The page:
Saturday, August 20, 2011

Liverpool to Melbourne, early 1850s

George and Susan Griffith's first registered child, Edward George, was born on 14 April 1855 in Wangaratta, so I will take the likely period of arrival for George to be 1851-1854.   Looking at arrivals for George/Mr  Griffith/s in the PROV indexes, I can find the following candidates:

Index to Unassisted Inward Passenger Lists to Victoria 1852-1923



Index to Assisted British Immigration 1839-1871


 Going on the age usually given for George, he was probably born in 1824, which means that if he arrived between 1851 and 1854, he would have been about 27 to 30 years old on arrival.  The closest candidate by virtue of age would seem to be the 26 year old George Griffiths who arrived per the Hibernia in 1852.  However, any of the ages recorded may have been incorrect, and the transcription for the index could have been incorrect, so they would all bear examination.

The Hibernia, it happens, came to Port Phillip from Liverpool, so that does increase the chances of it being the right George Griffith - but I don't know where the other vessels originated.

"List of vessels in Hobson's Bay, Sunday 10th October 1852":  Hibernia from Liverpool.
LIST OF VESSELS IN HOBSON'S BAY. (1852, October 4). The Argus p. 6.

 The other 26 year old George Griffiths who arrived by the Panama in 1852 is less likely as the ship appears (from advertising in The Argus) to have been engaged in a run from Australia to San Francisco and return.

I haven't discounted arrivals in other ports, but as I haven't thoroughly eliminated the Victorian arrivals, I'll leave those until later.

Passage to New Zealand, 1866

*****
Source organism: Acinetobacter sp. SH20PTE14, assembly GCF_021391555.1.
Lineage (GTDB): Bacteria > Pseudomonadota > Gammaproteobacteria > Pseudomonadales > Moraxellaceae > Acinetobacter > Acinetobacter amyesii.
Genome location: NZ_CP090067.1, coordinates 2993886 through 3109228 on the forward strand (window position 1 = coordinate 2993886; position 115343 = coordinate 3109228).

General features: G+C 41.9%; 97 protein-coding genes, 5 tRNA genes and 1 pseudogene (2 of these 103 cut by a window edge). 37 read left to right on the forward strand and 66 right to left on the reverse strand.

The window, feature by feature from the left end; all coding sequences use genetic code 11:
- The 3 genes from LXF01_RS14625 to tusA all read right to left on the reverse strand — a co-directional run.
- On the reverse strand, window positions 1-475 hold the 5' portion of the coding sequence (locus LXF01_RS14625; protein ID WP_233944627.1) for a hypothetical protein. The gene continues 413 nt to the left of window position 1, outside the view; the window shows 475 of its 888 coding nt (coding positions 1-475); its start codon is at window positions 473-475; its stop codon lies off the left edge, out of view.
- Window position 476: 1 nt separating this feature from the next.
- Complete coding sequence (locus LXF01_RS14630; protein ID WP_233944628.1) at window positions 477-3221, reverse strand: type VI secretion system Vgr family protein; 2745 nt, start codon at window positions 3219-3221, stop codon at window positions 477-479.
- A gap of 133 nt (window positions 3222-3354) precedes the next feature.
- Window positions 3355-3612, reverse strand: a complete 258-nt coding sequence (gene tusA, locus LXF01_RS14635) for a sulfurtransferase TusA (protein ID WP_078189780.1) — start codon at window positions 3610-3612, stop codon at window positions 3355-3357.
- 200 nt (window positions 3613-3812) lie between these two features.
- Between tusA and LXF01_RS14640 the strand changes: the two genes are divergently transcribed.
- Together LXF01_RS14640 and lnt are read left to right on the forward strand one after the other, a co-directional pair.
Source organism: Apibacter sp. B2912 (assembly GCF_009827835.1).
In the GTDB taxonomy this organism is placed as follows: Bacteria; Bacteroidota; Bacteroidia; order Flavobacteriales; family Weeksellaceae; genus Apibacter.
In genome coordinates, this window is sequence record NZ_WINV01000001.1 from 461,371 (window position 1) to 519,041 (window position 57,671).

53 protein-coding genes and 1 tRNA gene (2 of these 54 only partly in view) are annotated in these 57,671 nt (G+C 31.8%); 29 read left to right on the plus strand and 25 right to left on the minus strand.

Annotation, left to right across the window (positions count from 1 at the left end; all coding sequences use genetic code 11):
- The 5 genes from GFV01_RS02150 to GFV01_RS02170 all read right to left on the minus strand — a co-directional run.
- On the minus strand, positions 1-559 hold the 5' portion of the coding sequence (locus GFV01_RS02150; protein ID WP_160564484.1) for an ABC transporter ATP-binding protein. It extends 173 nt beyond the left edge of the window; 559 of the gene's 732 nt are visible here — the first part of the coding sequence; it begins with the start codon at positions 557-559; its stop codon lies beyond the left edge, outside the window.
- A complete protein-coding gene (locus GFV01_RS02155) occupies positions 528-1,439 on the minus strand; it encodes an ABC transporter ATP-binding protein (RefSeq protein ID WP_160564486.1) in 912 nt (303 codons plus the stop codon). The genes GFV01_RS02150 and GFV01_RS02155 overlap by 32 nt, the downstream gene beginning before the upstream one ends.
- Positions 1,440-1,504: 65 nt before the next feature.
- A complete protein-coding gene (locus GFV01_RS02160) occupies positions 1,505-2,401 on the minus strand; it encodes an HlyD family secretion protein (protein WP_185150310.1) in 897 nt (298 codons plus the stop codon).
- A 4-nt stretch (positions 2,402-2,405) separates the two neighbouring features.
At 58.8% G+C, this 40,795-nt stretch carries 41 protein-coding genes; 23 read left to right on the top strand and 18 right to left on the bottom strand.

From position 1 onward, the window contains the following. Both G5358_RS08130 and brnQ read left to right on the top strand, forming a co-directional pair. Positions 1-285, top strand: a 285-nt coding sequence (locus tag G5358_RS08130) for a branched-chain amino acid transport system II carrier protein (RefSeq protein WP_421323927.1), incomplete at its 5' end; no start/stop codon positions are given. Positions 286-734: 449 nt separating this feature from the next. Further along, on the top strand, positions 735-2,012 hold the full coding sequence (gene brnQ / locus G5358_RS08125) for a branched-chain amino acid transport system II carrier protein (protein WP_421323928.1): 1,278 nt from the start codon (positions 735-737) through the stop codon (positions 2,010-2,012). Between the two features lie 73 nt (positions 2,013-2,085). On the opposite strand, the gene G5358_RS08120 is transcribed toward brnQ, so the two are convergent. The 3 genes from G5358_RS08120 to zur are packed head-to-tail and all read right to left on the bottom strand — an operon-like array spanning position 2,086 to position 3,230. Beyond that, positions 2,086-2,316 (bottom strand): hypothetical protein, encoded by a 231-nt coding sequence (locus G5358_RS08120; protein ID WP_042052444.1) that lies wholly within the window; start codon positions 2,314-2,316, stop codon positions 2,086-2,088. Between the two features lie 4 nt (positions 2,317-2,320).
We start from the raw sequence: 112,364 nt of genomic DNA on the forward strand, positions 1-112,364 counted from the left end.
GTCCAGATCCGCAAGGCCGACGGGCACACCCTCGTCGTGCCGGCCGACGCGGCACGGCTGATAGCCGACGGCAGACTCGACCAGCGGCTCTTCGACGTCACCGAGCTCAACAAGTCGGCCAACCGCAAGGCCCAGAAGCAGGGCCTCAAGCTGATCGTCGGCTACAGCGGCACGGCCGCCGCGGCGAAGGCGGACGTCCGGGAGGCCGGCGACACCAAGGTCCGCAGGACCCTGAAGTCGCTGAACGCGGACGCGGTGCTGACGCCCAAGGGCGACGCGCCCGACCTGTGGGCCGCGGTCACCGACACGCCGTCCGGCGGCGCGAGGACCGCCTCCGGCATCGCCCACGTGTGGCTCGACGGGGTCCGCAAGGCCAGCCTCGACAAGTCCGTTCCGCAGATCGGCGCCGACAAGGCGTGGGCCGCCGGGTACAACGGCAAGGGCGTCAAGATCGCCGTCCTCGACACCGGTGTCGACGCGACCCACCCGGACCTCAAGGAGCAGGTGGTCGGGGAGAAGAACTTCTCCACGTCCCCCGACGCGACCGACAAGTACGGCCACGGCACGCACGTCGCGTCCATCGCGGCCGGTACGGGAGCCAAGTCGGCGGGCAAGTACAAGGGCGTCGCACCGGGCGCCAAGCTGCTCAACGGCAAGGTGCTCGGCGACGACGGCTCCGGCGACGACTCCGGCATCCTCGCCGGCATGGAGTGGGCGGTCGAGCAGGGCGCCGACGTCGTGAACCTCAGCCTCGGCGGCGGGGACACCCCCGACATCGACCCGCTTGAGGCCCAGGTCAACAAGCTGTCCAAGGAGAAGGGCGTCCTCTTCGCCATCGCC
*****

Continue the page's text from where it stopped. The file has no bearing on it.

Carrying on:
Returning to the question of when George first left for New Zealand, which as discussed earlier, appears to have been in 1866, I can return to the PROV  "Index to Outward Passengers to Interstate, UK, NZ and Foreign Ports 1852-1908"

I don't know where George landed, but if I list the possible George or Mr Griffith/s who went to New Zealand in 1866 from Melbourne, I am left with:

Griffiths, ---, aged 38  Departed June 1866 via ship Alma for Hokitika
Griffiths, Geo, aged 30 Departed Dec 1866 via ship Otago for New Zealand

Neither of those are any good because I know that George was in Hokitika by March 1866, so I may have to look in 1865.  However, searching for Griffith/s in 1865, there is no candidate for George leaving from Melbourne.

Passenger indexes to and from New Zealand

Having narrowed down a time frame where I know when George Griffith was in New Zealand, and when he had returned to Victoria, it is time to have another look at the available passenger indexes.

In the Index to Unassisted Inward Passenger Lists to Victoria 1852-1923, if I search for George Griffith/s returning to Melbourne in 1867 and 1868  I find:

Family NameFirst NameAgeMonthYearShipPortFichePage